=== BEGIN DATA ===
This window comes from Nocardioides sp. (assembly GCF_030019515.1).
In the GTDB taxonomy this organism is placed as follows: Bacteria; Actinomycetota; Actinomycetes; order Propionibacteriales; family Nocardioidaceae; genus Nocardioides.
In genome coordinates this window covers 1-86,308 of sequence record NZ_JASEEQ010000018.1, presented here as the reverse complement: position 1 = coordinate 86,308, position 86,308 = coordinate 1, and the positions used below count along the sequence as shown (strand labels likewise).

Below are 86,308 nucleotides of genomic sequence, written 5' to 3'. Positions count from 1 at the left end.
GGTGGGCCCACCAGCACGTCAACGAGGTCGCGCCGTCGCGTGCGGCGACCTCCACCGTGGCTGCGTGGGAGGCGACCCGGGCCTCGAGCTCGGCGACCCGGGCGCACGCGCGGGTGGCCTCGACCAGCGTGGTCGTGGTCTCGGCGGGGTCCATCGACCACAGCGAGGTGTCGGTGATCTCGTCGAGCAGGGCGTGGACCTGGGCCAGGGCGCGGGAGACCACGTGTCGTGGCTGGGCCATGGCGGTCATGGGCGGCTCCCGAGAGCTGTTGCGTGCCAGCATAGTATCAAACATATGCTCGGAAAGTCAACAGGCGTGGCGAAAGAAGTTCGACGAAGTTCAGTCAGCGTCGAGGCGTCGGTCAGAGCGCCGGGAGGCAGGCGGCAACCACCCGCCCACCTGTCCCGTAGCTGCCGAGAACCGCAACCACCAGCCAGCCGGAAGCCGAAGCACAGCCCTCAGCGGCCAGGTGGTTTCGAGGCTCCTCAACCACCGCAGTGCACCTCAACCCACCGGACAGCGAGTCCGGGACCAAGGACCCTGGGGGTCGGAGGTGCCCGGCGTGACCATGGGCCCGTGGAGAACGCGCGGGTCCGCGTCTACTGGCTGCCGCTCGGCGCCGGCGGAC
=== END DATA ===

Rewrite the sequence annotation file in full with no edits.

This window comes from Nocardioides sp. (assembly GCF_030019515.1).
In the GTDB taxonomy this organism is placed as follows: Bacteria; Actinomycetota; Actinomycetes; order Propionibacteriales; family Nocardioidaceae; genus Nocardioides.
In genome coordinates this window covers 1-86,308 of sequence record NZ_JASEEQ010000018.1, presented here as the reverse complement: position 1 = coordinate 86,308, position 86,308 = coordinate 1, and the positions used below count along the sequence as shown (strand labels likewise).

Below are 86,308 nucleotides of genomic sequence, written 5' to 3'. Positions count from 1 at the left end.
GGTGGGCCCACCAGCACGTCAACGAGGTCGCGCCGTCGCGTGCGGCGACCTCCACCGTGGCTGCGTGGGAGGCGACCCGGGCCTCGAGCTCGGCGACCCGGGCGCACGCGCGGGTGGCCTCGACCAGCGTGGTCGTGGTCTCGGCGGGGTCCATCGACCACAGCGAGGTGTCGGTGATCTCGTCGAGCAGGGCGTGGACCTGGGCCAGGGCGCGGGAGACCACGTGTCGTGGCTGGGCCATGGCGGTCATGGGCGGCTCCCGAGAGCTGTTGCGTGCCAGCATAGTATCAAACATATGCTCGGAAAGTCAACAGGCGTGGCGAAAGAAGTTCGACGAAGTTCAGTCAGCGTCGAGGCGTCGGTCAGAGCGCCGGGAGGCAGGCGGCAACCACCCGCCCACCTGTCCCGTAGCTGCCGAGAACCGCAACCACCAGCCAGCCGGAAGCCGAAGCACAGCCCTCAGCGGCCAGGTGGTTTCGAGGCTCCTCAACCACCGCAGTGCACCTCAACCCACCGGACAGCGAGTCCGGGACCAAGGACCCTGGGGGTCGGAGGTGCCCGGCGTGACCATGGGCCCGTGGAGAACGCGCGGGTCCGCGTCTACTGGCTGCCGCTCGGCGCCGGCGGAC